Whole genome sequencing will cost £1000 per patient by 2015. How will this change cancer medicine?

Essay by ExplosiveDiarrhoeaUniversity, Bachelor'sB, May 2013

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Whole genome sequencing will cost £1000 per patient by 2015. How will this change cancer medicine?


Cancer is a general term for a large group of diseases characterized by unregulated cell division and growth. These cells form malignant tumours whose constituent parts can migrate and invade elsewhere in the body. Its notoriety is warranted due to its high prevalence, mortality and insidious onset. Treatment is currently suboptimal - about half of all invasive cancers cause death in the patient [1]. Chemotherapy, radiotherapy and surgery all aim at decreasing tumour size, but are often not curative. As whole genome sequencing becomes cheaper, it is feasible that it will become incorporated into routine investigations for new cancer patients, providing valuable insight into each specific tumour.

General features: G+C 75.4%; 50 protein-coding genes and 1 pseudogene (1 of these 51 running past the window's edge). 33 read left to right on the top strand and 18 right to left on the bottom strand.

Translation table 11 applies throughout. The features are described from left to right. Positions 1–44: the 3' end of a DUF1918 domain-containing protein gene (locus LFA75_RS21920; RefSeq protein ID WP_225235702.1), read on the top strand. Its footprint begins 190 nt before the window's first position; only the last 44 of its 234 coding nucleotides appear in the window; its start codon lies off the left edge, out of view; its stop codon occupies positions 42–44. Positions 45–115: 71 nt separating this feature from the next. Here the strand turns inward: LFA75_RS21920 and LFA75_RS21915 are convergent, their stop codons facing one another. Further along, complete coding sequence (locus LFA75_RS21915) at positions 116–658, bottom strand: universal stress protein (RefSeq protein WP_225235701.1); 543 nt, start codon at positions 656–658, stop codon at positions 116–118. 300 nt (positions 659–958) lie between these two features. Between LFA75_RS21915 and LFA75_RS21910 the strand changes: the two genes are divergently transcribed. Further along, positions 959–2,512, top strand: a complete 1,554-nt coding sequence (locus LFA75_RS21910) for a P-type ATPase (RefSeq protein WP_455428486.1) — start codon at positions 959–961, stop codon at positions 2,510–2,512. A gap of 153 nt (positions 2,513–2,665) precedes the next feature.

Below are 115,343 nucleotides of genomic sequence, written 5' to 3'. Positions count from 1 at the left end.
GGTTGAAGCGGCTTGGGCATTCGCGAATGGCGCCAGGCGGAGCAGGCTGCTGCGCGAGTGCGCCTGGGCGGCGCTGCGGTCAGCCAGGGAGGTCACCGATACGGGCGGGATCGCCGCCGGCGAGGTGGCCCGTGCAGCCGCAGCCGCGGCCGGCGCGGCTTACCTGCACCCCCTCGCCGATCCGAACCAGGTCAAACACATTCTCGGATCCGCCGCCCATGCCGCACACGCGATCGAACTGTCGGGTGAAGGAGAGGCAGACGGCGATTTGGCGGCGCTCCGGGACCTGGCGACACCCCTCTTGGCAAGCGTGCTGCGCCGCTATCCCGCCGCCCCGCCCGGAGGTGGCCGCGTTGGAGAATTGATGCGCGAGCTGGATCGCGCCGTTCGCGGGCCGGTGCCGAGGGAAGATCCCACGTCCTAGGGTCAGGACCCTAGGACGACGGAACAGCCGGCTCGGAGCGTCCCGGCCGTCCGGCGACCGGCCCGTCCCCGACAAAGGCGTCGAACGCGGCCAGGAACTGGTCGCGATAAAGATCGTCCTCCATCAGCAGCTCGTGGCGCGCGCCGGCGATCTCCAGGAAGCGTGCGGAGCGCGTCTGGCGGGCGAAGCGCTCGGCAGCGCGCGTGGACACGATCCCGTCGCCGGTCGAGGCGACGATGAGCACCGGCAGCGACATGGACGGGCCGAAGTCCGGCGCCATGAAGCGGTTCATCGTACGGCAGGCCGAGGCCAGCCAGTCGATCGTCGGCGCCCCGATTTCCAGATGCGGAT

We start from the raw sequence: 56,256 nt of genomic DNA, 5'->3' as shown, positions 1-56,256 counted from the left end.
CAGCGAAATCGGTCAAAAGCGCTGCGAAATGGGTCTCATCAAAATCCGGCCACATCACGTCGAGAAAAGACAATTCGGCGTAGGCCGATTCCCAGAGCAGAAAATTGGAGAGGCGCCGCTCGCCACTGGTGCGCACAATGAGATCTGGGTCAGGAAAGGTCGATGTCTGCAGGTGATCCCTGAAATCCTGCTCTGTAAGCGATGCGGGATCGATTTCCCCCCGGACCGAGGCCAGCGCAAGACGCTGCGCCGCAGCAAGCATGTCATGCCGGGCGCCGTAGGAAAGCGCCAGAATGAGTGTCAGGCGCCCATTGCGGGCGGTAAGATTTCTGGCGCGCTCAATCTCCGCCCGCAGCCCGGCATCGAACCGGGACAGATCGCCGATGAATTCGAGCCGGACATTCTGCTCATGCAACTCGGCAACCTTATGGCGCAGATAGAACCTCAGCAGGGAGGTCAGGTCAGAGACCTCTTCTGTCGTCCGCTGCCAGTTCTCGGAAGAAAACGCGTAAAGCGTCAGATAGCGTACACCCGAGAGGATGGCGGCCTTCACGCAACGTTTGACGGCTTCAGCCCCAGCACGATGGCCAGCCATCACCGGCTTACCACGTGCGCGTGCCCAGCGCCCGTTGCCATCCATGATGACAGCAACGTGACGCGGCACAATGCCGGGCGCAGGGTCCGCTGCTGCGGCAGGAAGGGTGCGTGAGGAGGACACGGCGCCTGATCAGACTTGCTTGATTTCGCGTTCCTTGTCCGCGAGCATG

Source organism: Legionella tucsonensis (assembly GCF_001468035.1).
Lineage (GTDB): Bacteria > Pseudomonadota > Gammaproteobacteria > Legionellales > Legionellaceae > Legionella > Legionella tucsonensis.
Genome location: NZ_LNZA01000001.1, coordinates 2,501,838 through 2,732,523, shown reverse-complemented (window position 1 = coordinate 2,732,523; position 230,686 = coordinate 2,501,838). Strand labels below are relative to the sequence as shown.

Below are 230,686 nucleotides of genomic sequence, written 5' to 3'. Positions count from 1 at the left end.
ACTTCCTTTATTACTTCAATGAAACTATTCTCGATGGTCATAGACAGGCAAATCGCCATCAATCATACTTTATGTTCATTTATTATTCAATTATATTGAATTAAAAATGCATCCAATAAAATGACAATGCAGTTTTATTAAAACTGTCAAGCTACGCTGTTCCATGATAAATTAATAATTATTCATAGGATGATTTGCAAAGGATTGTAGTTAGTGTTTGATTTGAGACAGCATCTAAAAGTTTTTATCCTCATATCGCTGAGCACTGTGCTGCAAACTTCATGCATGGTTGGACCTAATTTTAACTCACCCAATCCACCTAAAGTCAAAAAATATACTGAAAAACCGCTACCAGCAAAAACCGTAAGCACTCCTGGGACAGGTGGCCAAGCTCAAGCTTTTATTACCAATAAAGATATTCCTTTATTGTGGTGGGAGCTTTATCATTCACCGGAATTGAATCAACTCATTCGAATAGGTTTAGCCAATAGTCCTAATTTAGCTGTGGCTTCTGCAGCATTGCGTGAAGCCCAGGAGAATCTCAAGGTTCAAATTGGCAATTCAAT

Genetic Background

Cancer is currently classified by tissue of origin (carcinomas, sarcomas, adenocarcinomas) and organ of origin [2]. There are over 200 different types of cancer, with different mechanisms of pathology, making it an extremely heterogeneous disease.

Despite this, it is possible to hallmark every cancer with six features [3]:

Growth signal autonomy

Evasion of growth inhibitory signals

Evasion of apoptosis

Unlimited replicative potential


Invasion and metastasis

These features come to fruition via genetic mutation and subsequent transcription - cancer is as a result of unrectified alterations to DNA via UV/ionising radiation, chemical carcinogens, infectious pathogens, and endogenous regulatory failure [2]. It is therefore a genetic disease potentially occurring both somatically and in germ line cells.

There are two groups of genes that are specifically mutated in malignancy: tumour suppressor genes and oncogenes [4]. The physiological role of tumour suppressor genes is to arrest inappropriate cell growth and repair DNA. A loss-of-function mutation is recessive and so must occur in both copies of the gene. This is known as the two-hit hypothesis, described by Knudson...